Looking on the Bright Side of a Dark Situation

“If one of us dies of an overdose, probably 10 people who were about to won’t.” Slightly more than six years after uttering this prophetic statement, Philip Seymour Hoffman fulfilled his own dismal good deed. On Sunday, February 2, 2014, Hoffman was discovered dead, with a needle in his arm, in his Manhattan apartment. The 46-year-old had struggled with substance abuse in the past and recently spent time fighting his addiction to prescription drugs and heroin in rehab.

Friend and colleague Aaron Sorkin crafted a touching obituary for the actor in which he declared Hoffman will “have his well-earned legacy — his Willy Loman that belongs on the same shelf with Lee J. Cobb’s and Dustin Hoffman’s, his Jamie Tyrone, his Truman Capote and his Academy Award. Let’s add to that 10 people who were about to die who won’t now.” Sorkin grew close to the star of Charlie Wilson’s War because he too faces the daily all-consuming hunger for substance abuse.

Philip Seymour Hoffman, 46, was found dead in his Manhattan apartment Sunday, February 2, 2014. The death is suspected to be drug related as the actor had a hypodermic needle in his arm and bags of heroin were discovered close-by. Photo taken from http://www.nme.com.

Philip Seymour Hoffman, 46, was found dead in his Manhattan apartment Sunday, Feb. 2, 2014. The death is suspected to be drug-related as the actor had a hypodermic needle in his arm and bags of heroin were discovered close-by. Photo taken from http://www.nme.com.

As heroin-use increases across the United States, according to the Centers for Disease Control and Prevention, stars like Hoffman may in fact be doing the drug addicts of the country a favor in some horrible way. One of the many moral dilemmas with this statement, however, introduces the question: Why must it take the loss of a talented entertainment figure to re-introduce the issue of substance abuse?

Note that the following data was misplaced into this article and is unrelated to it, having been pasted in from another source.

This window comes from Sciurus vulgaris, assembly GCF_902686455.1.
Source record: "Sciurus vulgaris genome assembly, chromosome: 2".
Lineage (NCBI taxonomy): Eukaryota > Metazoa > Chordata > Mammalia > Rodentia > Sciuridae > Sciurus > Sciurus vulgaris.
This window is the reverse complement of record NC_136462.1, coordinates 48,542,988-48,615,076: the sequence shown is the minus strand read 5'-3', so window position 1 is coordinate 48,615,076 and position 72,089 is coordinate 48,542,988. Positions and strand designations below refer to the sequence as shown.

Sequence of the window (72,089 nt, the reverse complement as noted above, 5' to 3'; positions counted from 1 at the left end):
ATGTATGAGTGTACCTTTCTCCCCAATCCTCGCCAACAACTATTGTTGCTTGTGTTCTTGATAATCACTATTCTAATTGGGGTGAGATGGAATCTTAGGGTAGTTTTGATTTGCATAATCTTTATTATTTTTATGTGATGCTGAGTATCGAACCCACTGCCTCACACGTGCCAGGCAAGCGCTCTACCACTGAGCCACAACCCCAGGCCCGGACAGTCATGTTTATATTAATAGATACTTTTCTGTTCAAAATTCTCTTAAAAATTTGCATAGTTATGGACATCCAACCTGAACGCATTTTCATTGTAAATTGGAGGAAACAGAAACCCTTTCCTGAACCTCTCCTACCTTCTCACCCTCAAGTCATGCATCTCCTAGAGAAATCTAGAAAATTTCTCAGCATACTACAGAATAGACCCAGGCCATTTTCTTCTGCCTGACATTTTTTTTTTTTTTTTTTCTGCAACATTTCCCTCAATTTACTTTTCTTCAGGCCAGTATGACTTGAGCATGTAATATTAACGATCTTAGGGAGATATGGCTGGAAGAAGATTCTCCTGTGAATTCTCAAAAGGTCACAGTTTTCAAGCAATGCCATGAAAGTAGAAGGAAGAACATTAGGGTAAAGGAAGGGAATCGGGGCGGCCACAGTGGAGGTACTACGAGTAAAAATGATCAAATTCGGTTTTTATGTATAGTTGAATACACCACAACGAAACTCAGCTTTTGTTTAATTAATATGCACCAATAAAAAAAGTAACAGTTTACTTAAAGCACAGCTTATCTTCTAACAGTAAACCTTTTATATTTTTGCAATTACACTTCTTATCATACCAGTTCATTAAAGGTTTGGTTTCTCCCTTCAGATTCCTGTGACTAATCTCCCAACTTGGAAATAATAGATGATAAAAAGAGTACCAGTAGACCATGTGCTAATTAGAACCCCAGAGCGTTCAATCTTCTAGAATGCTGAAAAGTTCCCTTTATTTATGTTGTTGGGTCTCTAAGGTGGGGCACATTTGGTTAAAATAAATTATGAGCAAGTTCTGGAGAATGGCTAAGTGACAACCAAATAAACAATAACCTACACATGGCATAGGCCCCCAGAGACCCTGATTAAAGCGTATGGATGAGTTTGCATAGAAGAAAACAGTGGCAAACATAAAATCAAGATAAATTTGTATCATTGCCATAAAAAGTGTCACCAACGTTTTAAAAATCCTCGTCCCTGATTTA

I realize that using illegal drugs of any kind can provide the abuser with both the rush of the high and that of disobeying the law, but I see no reasoning behind either motivation. I can only hope that, with each highly publicized death, 10 more people decide to drop the habit.

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One thought on “Looking on the Bright Side of a Dark Situation

  1. Lindsay,

    Great job on this post! You are a very strong writer and you seem to have a real understanding about what makes a good blog post. I like your title of this post, and one of my favorite things about the post was that you began and ended with the idea of 1 death from overdose leading to 10 people being saved. This was a great way to bring the post full-circle.

    Also, I wanted to tell you that I appreciate you including the link to the CDC website-it is relevant to this topic and also supported your statement about heroin use increasing in the United States.

    You did a good job with the photo and caption, and you even told us where you got the picture from. One little note about the date though-in AP style, the month is abbreviated. So it should say “Sunday, Feb. 2, 2014”. Other than that, the caption is well written and informative.

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